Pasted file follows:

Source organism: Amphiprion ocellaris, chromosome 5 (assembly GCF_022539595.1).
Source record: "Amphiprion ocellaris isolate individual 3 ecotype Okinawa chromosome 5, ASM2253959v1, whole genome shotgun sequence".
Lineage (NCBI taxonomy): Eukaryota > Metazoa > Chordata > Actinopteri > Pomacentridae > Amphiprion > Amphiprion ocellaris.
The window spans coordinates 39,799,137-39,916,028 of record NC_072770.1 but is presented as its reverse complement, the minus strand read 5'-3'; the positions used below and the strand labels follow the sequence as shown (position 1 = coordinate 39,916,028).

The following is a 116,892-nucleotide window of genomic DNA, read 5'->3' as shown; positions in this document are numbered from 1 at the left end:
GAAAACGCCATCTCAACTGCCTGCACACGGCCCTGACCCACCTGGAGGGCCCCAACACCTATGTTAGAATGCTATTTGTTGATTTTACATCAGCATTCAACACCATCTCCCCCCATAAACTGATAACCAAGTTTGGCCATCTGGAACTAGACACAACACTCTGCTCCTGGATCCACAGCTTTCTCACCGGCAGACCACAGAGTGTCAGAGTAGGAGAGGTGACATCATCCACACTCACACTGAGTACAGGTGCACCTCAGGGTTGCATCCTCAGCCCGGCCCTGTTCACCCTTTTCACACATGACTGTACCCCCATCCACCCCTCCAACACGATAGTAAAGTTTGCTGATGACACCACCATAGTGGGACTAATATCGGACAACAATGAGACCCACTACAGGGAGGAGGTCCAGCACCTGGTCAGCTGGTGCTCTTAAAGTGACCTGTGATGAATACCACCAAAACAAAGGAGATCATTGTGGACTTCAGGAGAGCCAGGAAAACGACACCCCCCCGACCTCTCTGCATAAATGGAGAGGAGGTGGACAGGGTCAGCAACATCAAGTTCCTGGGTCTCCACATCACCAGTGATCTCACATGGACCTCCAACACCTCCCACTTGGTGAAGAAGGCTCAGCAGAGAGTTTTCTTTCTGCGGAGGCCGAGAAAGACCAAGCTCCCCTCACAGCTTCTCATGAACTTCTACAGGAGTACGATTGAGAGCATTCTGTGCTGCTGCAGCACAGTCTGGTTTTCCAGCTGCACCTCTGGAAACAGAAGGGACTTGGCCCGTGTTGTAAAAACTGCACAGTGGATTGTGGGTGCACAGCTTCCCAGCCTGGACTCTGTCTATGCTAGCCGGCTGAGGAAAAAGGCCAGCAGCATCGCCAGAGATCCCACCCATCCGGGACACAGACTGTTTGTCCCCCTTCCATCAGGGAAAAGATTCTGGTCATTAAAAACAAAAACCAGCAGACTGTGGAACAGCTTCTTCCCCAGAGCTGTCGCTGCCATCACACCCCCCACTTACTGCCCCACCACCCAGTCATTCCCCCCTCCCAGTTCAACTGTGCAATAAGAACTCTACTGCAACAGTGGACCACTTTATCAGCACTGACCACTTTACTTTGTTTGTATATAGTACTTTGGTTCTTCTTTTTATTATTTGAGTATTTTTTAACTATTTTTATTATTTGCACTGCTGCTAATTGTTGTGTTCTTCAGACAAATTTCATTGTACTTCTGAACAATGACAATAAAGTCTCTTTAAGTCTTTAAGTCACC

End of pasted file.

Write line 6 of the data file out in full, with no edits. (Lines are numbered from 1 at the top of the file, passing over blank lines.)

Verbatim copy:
GAAAACGCCATCTCAACTGCCTGCACACGGCCCTGACCCACCTGGAGGGCCCCAACACCTATGTTAGAATGCTATTTGTTGATTTTACATCAGCATTCAACACCATCTCCCCCCATAAACTGATAACCAAGTTTGGCCATCTGGAACTAGACACAACACTCTGCTCCTGGATCCACAGCTTTCTCACCGGCAGACCACAGAGTGTCAGAGTAGGAGAGGTGACATCATCCACACTCACACTGAGTACAGGTGCACCTCAGGGTTGCATCCTCAGCCCGGCCCTGTTCACCCTTTTCACACATGACTGTACCCCCATCCACCCCTCCAACACGATAGTAAAGTTTGCTGATGACACCACCATAGTGGGACTAATATCGGACAACAATGAGACCCACTACAGGGAGGAGGTCCAGCACCTGGTCAGCTGGTGCTCTTAAAGTGACCTGTGATGAATACCACCAAAACAAAGGAGATCATTGTGGACTTCAGGAGAGCCAGGAAAACGACACCCCCCCGACCTCTCTGCATAAATGGAGAGGAGGTGGACAGGGTCAGCAACATCAAGTTCCTGGGTCTCCACATCACCAGTGATCTCACATGGACCTCCAACACCTCCCACTTGGTGAAGAAGGCTCAGCAGAGAGTTTTCTTTCTGCGGAGGCCGAGAAAGACCAAGCTCCCCTCACAGCTTCTCATGAACTTCTACAGGAGTACGATTGAGAGCATTCTGTGCTGCTGCAGCACAGTCTGGTTTTCCAGCTGCACCTCTGGAAACAGAAGGGACTTGGCCCGTGTTGTAAAAACTGCACAGTGGATTGTGGGTGCACAGCTTCCCAGCCTGGACTCTGTCTATGCTAGCCGGCTGAGGAAAAAGGCCAGCAGCATCGCCAGAGATCCCACCCATCCGGGACACAGACTGTTTGTCCCCCTTCCATCAGGGAAAAGATTCTGGTCATTAAAAACAAAAACCAGCAGACTGTGGAACAGCTTCTTCCCCAGAGCTGTCGCTGCCATCACACCCCCCACTTACTGCCCCACCACCCAGTCATTCCCCCCTCCCAGTTCAACTGTGCAATAAGAACTCTACTGCAACAGTGGACCACTTTATCAGCACTGACCACTTTACTTTGTTTGTATATAGTACTTTGGTTCTTCTTTTTATTATTTGAGTATTTTTTAACTATTTTTATTATTTGCACTGCTGCTAATTGTTGTGTTCTTCAGACAAATTTCATTGTACTTCTGAACAATGACAATAAAGTCTCTTTAAGTCTTTAAGTCACC